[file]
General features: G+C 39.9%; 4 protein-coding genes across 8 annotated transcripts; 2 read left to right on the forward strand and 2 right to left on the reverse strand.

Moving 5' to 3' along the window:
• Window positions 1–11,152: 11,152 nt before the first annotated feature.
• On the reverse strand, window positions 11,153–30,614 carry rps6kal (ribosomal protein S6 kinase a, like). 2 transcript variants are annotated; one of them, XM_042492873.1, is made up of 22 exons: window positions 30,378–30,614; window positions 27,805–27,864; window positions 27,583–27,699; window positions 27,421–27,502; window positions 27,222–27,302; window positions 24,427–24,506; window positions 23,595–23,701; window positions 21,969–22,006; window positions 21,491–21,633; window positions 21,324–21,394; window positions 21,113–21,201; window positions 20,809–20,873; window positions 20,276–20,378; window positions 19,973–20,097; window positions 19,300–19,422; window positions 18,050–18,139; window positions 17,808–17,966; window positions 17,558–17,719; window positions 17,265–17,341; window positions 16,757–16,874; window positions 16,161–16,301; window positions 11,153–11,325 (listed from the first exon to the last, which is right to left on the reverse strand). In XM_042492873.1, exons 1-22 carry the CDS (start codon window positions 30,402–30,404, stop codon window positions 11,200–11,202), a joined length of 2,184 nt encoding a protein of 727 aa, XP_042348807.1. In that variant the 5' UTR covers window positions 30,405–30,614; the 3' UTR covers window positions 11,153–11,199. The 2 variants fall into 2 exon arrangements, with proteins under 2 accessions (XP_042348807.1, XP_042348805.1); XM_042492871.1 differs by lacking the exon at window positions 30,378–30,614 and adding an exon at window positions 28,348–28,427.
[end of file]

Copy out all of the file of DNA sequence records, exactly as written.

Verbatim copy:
General features: G+C 39.9%; 4 protein-coding genes across 8 annotated transcripts; 2 read left to right on the forward strand and 2 right to left on the reverse strand.

Moving 5' to 3' along the window:
• Window positions 1–11,152: 11,152 nt before the first annotated feature.
• On the reverse strand, window positions 11,153–30,614 carry rps6kal (ribosomal protein S6 kinase a, like). 2 transcript variants are annotated; one of them, XM_042492873.1, is made up of 22 exons: window positions 30,378–30,614; window positions 27,805–27,864; window positions 27,583–27,699; window positions 27,421–27,502; window positions 27,222–27,302; window positions 24,427–24,506; window positions 23,595–23,701; window positions 21,969–22,006; window positions 21,491–21,633; window positions 21,324–21,394; window positions 21,113–21,201; window positions 20,809–20,873; window positions 20,276–20,378; window positions 19,973–20,097; window positions 19,300–19,422; window positions 18,050–18,139; window positions 17,808–17,966; window positions 17,558–17,719; window positions 17,265–17,341; window positions 16,757–16,874; window positions 16,161–16,301; window positions 11,153–11,325 (listed from the first exon to the last, which is right to left on the reverse strand). In XM_042492873.1, exons 1-22 carry the CDS (start codon window positions 30,402–30,404, stop codon window positions 11,200–11,202), a joined length of 2,184 nt encoding a protein of 727 aa, XP_042348807.1. In that variant the 5' UTR covers window positions 30,405–30,614; the 3' UTR covers window positions 11,153–11,199. The 2 variants fall into 2 exon arrangements, with proteins under 2 accessions (XP_042348807.1, XP_042348805.1); XM_042492871.1 differs by lacking the exon at window positions 30,378–30,614 and adding an exon at window positions 28,348–28,427.